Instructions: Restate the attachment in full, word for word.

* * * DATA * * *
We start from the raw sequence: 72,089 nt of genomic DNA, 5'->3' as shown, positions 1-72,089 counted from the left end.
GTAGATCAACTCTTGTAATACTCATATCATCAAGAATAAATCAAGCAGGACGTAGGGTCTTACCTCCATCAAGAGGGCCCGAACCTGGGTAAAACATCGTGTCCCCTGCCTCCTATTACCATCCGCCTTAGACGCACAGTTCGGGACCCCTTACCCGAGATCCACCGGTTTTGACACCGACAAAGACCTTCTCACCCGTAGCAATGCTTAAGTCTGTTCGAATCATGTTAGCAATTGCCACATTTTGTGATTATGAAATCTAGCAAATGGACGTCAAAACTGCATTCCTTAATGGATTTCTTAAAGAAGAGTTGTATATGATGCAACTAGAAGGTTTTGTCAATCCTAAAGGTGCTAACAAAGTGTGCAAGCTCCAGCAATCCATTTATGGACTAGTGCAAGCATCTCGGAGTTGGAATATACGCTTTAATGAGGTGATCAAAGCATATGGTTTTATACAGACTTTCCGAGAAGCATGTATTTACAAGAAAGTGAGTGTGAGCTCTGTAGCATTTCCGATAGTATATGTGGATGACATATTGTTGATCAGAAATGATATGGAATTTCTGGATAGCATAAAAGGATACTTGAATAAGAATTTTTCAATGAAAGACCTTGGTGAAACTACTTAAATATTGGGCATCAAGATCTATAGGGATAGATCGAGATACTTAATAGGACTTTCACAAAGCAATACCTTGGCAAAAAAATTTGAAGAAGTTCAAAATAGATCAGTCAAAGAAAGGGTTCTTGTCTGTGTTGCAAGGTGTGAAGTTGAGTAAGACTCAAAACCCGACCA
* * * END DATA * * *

We start from the raw sequence: 72,089 nt of genomic DNA, 5'->3' as shown, positions 1-72,089 counted from the left end.
GTAGATCAACTCTTGTAATACTCATATCATCAAGAATAAATCAAGCAGGACGTAGGGTCTTACCTCCATCAAGAGGGCCCGAACCTGGGTAAAACATCGTGTCCCCTGCCTCCTATTACCATCCGCCTTAGACGCACAGTTCGGGACCCCTTACCCGAGATCCACCGGTTTTGACACCGACAAAGACCTTCTCACCCGTAGCAATGCTTAAGTCTGTTCGAATCATGTTAGCAATTGCCACATTTTGTGATTATGAAATCTAGCAAATGGACGTCAAAACTGCATTCCTTAATGGATTTCTTAAAGAAGAGTTGTATATGATGCAACTAGAAGGTTTTGTCAATCCTAAAGGTGCTAACAAAGTGTGCAAGCTCCAGCAATCCATTTATGGACTAGTGCAAGCATCTCGGAGTTGGAATATACGCTTTAATGAGGTGATCAAAGCATATGGTTTTATACAGACTTTCCGAGAAGCATGTATTTACAAGAAAGTGAGTGTGAGCTCTGTAGCATTTCCGATAGTATATGTGGATGACATATTGTTGATCAGAAATGATATGGAATTTCTGGATAGCATAAAAGGATACTTGAATAAGAATTTTTCAATGAAAGACCTTGGTGAAACTACTTAAATATTGGGCATCAAGATCTATAGGGATAGATCGAGATACTTAATAGGACTTTCACAAAGCAATACCTTGGCAAAAAAATTTGAAGAAGTTCAAAATAGATCAGTCAAAGAAAGGGTTCTTGTCTGTGTTGCAAGGTGTGAAGTTGAGTAAGACTCAAAACCCGACCA